There is significant oversight of these programs by all three branches of government:
- Executive: NSA itself and the Department of Justice National Security Division are jointly responsible for monitoring NSA compliance with FISA court orders covering this program.
- Legislative: Using the numerous reports it receives from the executive on this matter and its own oversight investigations, the relevant congressional committees have robust oversight of this program. The Senate Intelligence Committee has said “a central focus” of its oversight has been over this particular program.
- Judicial: The Foreign Intelligence Surveillance Court must issue an order authorizing this program every ninety days. The government files monthly reports with the Court on how the program is carried out.
In February 2011, the Department of Justice asked the Senate Intelligence Committee chairman and ranking member to provide information to all Senators regarding the “bulk collection programs” that were taking place under Patriot Act section 215. This means all Senators were on notice of these programs when voting to reauthorize these provisions in May 2011. Patriot Act section 215 was reauthorized without change.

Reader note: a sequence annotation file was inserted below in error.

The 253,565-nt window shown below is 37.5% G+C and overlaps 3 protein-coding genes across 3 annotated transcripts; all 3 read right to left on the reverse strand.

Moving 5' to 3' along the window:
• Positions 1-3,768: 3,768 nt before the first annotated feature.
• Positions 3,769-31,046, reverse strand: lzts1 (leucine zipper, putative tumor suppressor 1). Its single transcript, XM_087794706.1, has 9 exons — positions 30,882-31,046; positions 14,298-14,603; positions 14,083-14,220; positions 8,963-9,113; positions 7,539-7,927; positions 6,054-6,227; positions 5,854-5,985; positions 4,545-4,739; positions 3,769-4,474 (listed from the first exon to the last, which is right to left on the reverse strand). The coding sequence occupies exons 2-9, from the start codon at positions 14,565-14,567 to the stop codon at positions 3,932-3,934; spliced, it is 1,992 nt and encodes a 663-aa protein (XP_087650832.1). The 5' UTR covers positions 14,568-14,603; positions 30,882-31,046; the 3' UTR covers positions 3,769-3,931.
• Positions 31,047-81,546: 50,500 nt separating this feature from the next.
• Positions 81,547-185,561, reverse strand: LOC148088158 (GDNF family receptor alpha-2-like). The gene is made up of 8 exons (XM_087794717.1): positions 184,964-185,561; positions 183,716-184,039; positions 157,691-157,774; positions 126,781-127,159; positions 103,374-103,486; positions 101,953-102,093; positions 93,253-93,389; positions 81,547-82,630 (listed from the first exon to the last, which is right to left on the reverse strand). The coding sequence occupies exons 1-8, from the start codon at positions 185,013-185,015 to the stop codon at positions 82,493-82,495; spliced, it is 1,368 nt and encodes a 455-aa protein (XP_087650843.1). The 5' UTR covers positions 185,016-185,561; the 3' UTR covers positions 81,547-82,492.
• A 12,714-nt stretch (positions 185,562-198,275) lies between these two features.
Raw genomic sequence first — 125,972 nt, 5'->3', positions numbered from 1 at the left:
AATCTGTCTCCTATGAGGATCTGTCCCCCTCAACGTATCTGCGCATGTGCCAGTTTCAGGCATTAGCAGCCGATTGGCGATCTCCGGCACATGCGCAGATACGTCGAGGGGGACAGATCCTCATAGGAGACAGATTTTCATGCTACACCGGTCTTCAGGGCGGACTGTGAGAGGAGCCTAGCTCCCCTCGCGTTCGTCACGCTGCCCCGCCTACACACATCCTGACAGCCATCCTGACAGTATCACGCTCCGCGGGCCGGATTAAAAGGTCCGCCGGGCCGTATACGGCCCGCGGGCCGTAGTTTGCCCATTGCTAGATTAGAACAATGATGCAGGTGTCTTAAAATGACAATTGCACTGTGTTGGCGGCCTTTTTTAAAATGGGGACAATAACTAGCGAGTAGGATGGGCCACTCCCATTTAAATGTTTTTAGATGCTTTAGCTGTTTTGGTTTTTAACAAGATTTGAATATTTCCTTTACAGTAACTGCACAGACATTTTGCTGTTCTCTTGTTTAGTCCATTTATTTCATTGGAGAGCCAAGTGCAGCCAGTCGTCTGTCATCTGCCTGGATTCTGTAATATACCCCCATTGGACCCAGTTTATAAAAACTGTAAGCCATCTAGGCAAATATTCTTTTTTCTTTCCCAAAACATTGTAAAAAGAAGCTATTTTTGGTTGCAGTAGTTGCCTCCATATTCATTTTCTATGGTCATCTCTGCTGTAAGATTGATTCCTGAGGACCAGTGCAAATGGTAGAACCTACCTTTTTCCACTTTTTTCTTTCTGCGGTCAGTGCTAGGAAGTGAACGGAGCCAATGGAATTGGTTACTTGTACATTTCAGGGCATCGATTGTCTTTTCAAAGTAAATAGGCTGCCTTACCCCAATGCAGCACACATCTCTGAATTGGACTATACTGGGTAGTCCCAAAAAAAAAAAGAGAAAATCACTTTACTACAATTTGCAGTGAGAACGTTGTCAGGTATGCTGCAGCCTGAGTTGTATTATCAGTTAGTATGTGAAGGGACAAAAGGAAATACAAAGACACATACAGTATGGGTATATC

When this program was compromised, instead of standing by the program he authorized, the president announced his intention to terminate it. He then made certain changes to constrain the operation of the program and called on Congress to provide a replacement. He continues to reauthorize the revised program every 90 days, most recently on February 27, 2015. The statutory authority to conduct such a program expires on June 1. This bill would extend that authority for two months to July 31, 2015.
Section 206 – Roving wiretaps
The provisions of Section 206 of the Patriot Act allow for “roving” electronic surveillance of people who, when they switch phones to evade being surveilled, also switch service providers for the phone. These provisions were created to correspond to similar roving authorities in traditional law-enforcement surveillance where a target switches phones to thwart investigation.